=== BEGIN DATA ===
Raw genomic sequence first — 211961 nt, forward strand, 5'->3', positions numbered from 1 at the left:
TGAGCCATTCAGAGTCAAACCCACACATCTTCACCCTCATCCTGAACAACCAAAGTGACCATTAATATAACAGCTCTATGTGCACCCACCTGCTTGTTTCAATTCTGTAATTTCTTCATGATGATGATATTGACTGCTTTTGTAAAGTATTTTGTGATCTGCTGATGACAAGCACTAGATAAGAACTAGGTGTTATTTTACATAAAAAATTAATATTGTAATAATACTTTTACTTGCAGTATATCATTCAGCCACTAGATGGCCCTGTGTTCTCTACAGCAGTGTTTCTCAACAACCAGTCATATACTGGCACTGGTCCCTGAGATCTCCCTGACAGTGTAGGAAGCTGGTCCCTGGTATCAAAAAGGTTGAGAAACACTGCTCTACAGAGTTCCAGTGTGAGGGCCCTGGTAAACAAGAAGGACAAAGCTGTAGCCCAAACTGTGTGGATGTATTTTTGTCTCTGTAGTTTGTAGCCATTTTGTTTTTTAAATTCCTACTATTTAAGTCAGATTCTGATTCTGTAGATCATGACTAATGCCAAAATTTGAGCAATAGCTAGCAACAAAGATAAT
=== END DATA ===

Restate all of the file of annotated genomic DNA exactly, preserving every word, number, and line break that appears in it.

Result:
Raw genomic sequence first — 211961 nt, forward strand, 5'->3', positions numbered from 1 at the left:
TGAGCCATTCAGAGTCAAACCCACACATCTTCACCCTCATCCTGAACAACCAAAGTGACCATTAATATAACAGCTCTATGTGCACCCACCTGCTTGTTTCAATTCTGTAATTTCTTCATGATGATGATATTGACTGCTTTTGTAAAGTATTTTGTGATCTGCTGATGACAAGCACTAGATAAGAACTAGGTGTTATTTTACATAAAAAATTAATATTGTAATAATACTTTTACTTGCAGTATATCATTCAGCCACTAGATGGCCCTGTGTTCTCTACAGCAGTGTTTCTCAACAACCAGTCATATACTGGCACTGGTCCCTGAGATCTCCCTGACAGTGTAGGAAGCTGGTCCCTGGTATCAAAAAGGTTGAGAAACACTGCTCTACAGAGTTCCAGTGTGAGGGCCCTGGTAAACAAGAAGGACAAAGCTGTAGCCCAAACTGTGTGGATGTATTTTTGTCTCTGTAGTTTGTAGCCATTTTGTTTTTTAAATTCCTACTATTTAAGTCAGATTCTGATTCTGTAGATCATGACTAATGCCAAAATTTGAGCAATAGCTAGCAACAAAGATAAT